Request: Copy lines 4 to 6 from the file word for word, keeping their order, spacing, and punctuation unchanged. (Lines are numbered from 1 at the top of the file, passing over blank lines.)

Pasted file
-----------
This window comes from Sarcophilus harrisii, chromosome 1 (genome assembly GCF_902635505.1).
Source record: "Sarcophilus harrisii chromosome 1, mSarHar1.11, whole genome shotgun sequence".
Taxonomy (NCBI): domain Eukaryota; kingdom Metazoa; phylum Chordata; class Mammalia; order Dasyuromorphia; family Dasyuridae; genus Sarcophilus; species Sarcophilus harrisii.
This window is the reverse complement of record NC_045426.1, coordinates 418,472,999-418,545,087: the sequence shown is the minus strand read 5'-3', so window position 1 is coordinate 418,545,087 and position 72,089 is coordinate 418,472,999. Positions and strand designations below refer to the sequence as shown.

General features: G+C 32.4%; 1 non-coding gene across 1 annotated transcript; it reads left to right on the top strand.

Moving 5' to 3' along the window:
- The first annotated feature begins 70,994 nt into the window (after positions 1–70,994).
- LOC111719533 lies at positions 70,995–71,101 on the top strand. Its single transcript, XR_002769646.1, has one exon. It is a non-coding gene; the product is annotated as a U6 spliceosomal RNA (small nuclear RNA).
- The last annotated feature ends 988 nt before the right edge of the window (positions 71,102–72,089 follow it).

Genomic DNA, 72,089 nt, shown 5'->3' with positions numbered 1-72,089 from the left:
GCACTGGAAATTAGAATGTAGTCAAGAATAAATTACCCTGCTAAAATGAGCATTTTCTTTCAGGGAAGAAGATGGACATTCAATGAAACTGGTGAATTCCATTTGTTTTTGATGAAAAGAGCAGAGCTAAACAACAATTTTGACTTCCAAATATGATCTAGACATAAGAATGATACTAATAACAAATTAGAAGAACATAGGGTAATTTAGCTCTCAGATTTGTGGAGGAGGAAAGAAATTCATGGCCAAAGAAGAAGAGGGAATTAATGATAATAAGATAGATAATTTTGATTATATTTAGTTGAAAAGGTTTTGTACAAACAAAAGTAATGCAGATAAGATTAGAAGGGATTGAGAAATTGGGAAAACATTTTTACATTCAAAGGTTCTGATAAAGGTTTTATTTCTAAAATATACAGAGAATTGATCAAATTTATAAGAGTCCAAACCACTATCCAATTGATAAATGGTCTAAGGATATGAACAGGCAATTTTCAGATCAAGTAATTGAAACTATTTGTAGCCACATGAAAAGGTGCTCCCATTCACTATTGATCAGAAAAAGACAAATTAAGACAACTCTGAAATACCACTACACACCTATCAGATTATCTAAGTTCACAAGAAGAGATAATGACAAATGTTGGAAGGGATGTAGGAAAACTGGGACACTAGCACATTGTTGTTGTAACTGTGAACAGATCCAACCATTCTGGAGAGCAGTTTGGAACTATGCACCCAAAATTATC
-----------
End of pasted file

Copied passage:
This window is the reverse complement of record NC_045426.1, coordinates 418,472,999-418,545,087: the sequence shown is the minus strand read 5'-3', so window position 1 is coordinate 418,545,087 and position 72,089 is coordinate 418,472,999. Positions and strand designations below refer to the sequence as shown.

General features: G+C 32.4%; 1 non-coding gene across 1 annotated transcript; it reads left to right on the top strand.

Moving 5' to 3' along the window: